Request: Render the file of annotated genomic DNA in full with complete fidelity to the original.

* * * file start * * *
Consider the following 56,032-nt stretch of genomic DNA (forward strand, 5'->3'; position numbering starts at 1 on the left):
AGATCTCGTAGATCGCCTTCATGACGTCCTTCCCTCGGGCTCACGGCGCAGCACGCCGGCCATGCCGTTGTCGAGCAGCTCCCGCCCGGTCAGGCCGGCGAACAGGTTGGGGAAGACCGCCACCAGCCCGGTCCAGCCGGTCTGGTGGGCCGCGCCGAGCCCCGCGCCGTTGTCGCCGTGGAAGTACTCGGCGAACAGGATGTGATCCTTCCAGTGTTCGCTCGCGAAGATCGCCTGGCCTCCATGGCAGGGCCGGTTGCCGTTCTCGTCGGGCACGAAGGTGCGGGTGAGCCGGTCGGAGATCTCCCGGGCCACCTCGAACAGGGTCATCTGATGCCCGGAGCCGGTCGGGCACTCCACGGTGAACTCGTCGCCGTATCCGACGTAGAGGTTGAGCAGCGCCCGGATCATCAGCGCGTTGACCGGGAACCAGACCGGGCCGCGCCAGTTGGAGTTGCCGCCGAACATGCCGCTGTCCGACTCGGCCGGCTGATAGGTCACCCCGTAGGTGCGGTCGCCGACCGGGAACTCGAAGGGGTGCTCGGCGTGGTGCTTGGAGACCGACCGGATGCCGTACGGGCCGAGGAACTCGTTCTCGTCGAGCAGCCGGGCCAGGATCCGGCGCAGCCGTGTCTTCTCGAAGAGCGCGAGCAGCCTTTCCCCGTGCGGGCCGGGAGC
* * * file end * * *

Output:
Consider the following 56,032-nt stretch of genomic DNA (forward strand, 5'->3'; position numbering starts at 1 on the left):
AGATCTCGTAGATCGCCTTCATGACGTCCTTCCCTCGGGCTCACGGCGCAGCACGCCGGCCATGCCGTTGTCGAGCAGCTCCCGCCCGGTCAGGCCGGCGAACAGGTTGGGGAAGACCGCCACCAGCCCGGTCCAGCCGGTCTGGTGGGCCGCGCCGAGCCCCGCGCCGTTGTCGCCGTGGAAGTACTCGGCGAACAGGATGTGATCCTTCCAGTGTTCGCTCGCGAAGATCGCCTGGCCTCCATGGCAGGGCCGGTTGCCGTTCTCGTCGGGCACGAAGGTGCGGGTGAGCCGGTCGGAGATCTCCCGGGCCACCTCGAACAGGGTCATCTGATGCCCGGAGCCGGTCGGGCACTCCACGGTGAACTCGTCGCCGTATCCGACGTAGAGGTTGAGCAGCGCCCGGATCATCAGCGCGTTGACCGGGAACCAGACCGGGCCGCGCCAGTTGGAGTTGCCGCCGAACATGCCGCTGTCCGACTCGGCCGGCTGATAGGTCACCCCGTAGGTGCGGTCGCCGACCGGGAACTCGAAGGGGTGCTCGGCGTGGTGCTTGGAGACCGACCGGATGCCGTACGGGCCGAGGAACTCGTTCTCGTCGAGCAGCCGGGCCAGGATCCGGCGCAGCCGTGTCTTCTCGAAGAGCGCGAGCAGCCTTTCCCCGTGCGGGCCGGGAGC